To me this meant giving attention to my appearance and not looking scruffy. Once I used to wear clothes and colors that made me recede into the background. However, I’ve found the “secret me” enjoys wearing the colorful clothing I enjoyed as a child.

This doesn’t mean wearing gaudy clothing, but something well coordinated and comfortable, something that makes me feel good about myself. Then I can feel good when talking with others about my book and my work as an encourager to caregivers.

If one is at an outdoor craft fair or function, where weather might be a consideration, dress according to that occasion. Jeans and similar clothing could be appropriate. If your book is about the out-of-doors or connected with sports, then dressing in clothing associated with those occasions would be more in keeping than skirt and panty hose and heels or suit and tie.

Dress Depends on Age

Dress often depends on the age of the audience or the editor you’re meeting. Those of an older generation have a different idea of appropriateness than someone who is comfortable with “dress down Friday.”

Keep in mind that the way you dress at a book event or meeting with an editor can have an effect on how you’re received. It might be worthwhile to give some thought to developing a characteristic type of dressing that it associated with you.

I’d enjoy hearing from writers who have had success in developing a signature style of dressing.

© 2002 Mary Emma Allen

Mary Emma Allen writers for children and adults, fiction and non-fiction. She’s also a columnist and travel writer, as well as speaker and teacher. She blogs at Mary Emma’s Potpourri of Writing.

Promoting Your Prose: Developing Your Own Press Releases

By Mary Emma Allen

Many writers are reluctant to “toot their own horn” or promote themselves. Writers often are shy people who’d rather write than market their work. However, in today’s writing and publishing world, you can’t hide in the closet, as one writer said at a workshop.

An excellent way of obtaining free publicity is through press releases. I used to think it very presumptuous of a writer to put together and send out her own press releases. However, I discovered that newspaper editors didn’t look aghast at press releases.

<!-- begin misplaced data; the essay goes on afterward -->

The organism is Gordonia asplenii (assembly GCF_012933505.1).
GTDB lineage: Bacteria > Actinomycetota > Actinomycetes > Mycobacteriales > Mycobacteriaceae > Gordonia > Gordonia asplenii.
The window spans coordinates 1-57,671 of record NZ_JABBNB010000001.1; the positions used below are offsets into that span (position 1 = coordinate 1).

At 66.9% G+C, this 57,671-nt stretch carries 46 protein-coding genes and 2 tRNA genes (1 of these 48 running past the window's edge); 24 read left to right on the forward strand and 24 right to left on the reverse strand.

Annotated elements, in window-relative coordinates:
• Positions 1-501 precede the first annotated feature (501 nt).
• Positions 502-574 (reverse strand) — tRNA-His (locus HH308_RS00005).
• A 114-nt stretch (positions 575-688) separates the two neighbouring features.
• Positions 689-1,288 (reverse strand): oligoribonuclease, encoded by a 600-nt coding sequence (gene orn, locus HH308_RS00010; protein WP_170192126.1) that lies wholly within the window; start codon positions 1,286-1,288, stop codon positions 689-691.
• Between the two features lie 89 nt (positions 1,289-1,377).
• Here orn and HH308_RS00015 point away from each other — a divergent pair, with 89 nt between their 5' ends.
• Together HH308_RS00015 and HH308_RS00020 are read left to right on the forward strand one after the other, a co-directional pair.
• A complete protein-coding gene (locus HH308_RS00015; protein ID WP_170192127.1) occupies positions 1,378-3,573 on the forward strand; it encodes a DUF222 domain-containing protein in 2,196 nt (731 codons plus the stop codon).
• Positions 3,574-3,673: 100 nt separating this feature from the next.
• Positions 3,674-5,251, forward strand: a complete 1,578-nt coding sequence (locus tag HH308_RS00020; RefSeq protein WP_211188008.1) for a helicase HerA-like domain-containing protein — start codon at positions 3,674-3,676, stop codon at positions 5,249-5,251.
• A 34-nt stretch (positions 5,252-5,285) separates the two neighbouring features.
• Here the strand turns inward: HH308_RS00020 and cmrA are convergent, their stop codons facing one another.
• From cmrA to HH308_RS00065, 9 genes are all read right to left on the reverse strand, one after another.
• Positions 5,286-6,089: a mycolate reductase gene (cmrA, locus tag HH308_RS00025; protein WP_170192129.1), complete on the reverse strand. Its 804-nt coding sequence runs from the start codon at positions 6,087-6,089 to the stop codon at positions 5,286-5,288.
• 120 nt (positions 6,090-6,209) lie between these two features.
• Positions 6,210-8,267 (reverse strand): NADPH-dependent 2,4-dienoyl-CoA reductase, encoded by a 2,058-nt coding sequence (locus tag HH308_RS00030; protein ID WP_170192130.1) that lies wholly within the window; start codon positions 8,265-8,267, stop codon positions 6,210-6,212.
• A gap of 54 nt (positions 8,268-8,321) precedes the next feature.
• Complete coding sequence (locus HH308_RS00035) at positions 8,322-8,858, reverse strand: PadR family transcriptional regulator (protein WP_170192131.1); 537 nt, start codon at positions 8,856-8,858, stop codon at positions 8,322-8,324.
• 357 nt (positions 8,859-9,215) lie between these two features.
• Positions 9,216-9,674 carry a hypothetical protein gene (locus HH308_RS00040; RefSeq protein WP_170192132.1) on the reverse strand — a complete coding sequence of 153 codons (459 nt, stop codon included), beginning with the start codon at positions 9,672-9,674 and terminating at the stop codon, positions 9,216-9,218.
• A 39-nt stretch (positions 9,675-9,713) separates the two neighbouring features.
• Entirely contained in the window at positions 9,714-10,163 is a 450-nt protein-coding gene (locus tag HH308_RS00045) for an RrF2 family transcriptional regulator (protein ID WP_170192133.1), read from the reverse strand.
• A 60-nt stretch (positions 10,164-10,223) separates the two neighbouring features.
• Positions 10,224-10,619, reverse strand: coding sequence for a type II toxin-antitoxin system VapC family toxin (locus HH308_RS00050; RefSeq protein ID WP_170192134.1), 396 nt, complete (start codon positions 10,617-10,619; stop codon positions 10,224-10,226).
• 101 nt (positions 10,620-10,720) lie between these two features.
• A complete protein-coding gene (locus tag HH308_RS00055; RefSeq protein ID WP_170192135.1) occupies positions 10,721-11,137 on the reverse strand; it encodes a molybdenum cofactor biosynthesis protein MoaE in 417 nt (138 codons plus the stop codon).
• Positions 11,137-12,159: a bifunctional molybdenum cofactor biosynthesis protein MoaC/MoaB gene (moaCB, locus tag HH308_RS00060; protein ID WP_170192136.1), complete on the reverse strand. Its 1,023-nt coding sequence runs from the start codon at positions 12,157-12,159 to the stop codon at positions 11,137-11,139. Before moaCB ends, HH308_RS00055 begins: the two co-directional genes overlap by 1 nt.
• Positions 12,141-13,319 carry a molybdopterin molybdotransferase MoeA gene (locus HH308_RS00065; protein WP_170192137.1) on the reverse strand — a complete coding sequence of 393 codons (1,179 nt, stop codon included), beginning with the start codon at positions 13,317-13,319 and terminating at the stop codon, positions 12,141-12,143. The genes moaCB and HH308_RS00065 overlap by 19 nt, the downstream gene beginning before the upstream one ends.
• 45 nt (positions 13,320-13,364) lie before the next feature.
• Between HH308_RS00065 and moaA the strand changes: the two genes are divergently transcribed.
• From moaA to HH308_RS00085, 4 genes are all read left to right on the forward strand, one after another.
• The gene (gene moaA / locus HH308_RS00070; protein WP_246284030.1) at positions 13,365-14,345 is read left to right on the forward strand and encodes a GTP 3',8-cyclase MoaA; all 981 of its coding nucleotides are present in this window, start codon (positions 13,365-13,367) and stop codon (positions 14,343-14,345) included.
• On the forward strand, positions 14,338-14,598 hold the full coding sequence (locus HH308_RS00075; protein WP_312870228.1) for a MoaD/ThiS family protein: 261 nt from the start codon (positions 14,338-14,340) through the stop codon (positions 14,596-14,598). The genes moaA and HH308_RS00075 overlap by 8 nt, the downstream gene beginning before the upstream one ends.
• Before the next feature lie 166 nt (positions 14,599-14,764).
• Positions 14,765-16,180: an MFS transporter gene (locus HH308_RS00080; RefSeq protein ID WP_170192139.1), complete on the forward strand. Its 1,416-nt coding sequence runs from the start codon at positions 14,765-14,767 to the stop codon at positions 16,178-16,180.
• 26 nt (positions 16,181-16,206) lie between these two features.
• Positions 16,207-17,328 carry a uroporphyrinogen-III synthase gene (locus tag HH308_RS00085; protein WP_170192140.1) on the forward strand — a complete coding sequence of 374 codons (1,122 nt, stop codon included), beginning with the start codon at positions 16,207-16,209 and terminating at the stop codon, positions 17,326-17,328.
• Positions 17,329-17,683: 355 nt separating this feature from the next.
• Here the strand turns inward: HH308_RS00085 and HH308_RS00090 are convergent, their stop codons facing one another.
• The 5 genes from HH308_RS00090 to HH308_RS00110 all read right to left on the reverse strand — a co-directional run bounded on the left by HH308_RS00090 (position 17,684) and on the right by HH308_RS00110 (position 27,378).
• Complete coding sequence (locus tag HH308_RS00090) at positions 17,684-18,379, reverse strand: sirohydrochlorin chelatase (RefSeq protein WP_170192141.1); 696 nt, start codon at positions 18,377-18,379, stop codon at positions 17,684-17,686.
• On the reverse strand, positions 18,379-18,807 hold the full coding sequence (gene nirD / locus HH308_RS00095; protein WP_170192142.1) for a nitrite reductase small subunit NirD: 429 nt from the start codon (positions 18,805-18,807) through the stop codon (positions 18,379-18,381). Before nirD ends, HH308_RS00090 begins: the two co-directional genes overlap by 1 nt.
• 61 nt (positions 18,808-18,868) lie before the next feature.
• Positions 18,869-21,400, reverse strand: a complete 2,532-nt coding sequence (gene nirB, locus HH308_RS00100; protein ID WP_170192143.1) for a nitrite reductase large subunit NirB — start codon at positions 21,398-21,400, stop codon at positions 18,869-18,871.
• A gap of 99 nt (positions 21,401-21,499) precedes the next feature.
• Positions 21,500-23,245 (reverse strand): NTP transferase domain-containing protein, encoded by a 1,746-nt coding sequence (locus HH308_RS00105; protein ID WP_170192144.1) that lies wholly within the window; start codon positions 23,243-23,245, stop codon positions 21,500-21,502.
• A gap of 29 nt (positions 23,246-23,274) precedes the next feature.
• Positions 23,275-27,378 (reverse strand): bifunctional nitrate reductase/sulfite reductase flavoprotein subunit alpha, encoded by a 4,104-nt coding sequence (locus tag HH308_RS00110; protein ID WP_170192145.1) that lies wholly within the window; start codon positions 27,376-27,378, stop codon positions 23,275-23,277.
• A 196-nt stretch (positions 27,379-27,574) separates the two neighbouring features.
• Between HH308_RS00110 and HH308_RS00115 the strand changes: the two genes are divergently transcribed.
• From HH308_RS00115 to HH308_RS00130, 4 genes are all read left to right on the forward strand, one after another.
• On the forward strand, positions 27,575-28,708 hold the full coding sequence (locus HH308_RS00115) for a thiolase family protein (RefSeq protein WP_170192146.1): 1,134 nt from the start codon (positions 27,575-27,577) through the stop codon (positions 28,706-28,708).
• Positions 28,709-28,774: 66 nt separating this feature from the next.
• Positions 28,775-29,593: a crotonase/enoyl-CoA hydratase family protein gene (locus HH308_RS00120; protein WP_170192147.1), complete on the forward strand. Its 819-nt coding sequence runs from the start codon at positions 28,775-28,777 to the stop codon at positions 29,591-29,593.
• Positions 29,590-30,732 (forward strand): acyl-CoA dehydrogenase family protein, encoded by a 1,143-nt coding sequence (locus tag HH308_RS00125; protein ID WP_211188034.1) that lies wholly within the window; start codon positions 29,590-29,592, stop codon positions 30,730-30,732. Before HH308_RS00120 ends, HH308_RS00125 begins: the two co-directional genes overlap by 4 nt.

I also learned, when working as a reporter and part-time editor at a weekly, that
newspaper editors often are looking for free well-written material to publish. Press releases fall under this category.

Tips for Press Releases

  • Write Well—The press release represents you and your writing. Make sure you proofread it for grammar, spelling, and coherence. An editor is very unlikely to use a press release they have to rewrite.
  • Keep It Short—Try to make your press release no longer than one double spaced page, one and a half pages at the most. The newspaper editor is more likely to have room for it if it’s short. Also the second page won’t get lost if you don’t have one! It’s less likely to be rewritten if it’s short.
  • E-mail Your Releases—if the paper accepts them. I do this now with all my releases, but I’ve checked to make sure this is the acceptable procedure so they’re not simply deleted unread.
  • Send to the Appropriate Editor—You have a better chance of having your press releases read if you send them to the editor of the department your news would come under.
  • Use releases for various announcements—You can send out press releases for more than having a book published. Announce a book signing, a workshop you’re teaching, a talk you’re giving, an article published in a magazine, an author day at a school.
  • Use photos—Have some photos made to accompany press releases. In today’s world of digital cameras and scanners, you can use photos without it being a great expense. The newspaper may not have space for every photo you send, but you’ll have a better chance if you do include a photo periodically.
  • See if publishers will send out releases— Occasionally when I’ve written for magazines, the editors will send a release to local newspapers. This gives them publicity, too. Book publishers often will send out releases about their authors’ books.
  • Check For Calendar of Events—When you’re giving talks, doing book signings, teaching classes, send short notices to publications that have calendars of events.
  • Send to Newsletters—If you belong to a writers’� group that publishes a newsletter, make sure you send a press release to the editor or person who puts the newsletter together.
  • Check Out Online Possibilities—Many ezines and web sites are looking for news about writers and their work. Generally these press releases must be even shorter than those for print publications. Check out the length of those online; also inquire of the editor what he/she uses. Online publicity is read around the world!

These are just a few tips about press releases. If you don’t know how to write one, study those you see in various publications. Also, check out books on the topic.

© 2001 Mary Emma Allen

Mary Emma Allen writes for children and adults, fiction and nonfiction, teaches at conferences, continuing education classes, and in schools. She has written for newspapers and magazines, online and in print, has written four books, a coloring book, and nine manuals for writers. She blogs at Mary Emma’s Potpourri of Writing.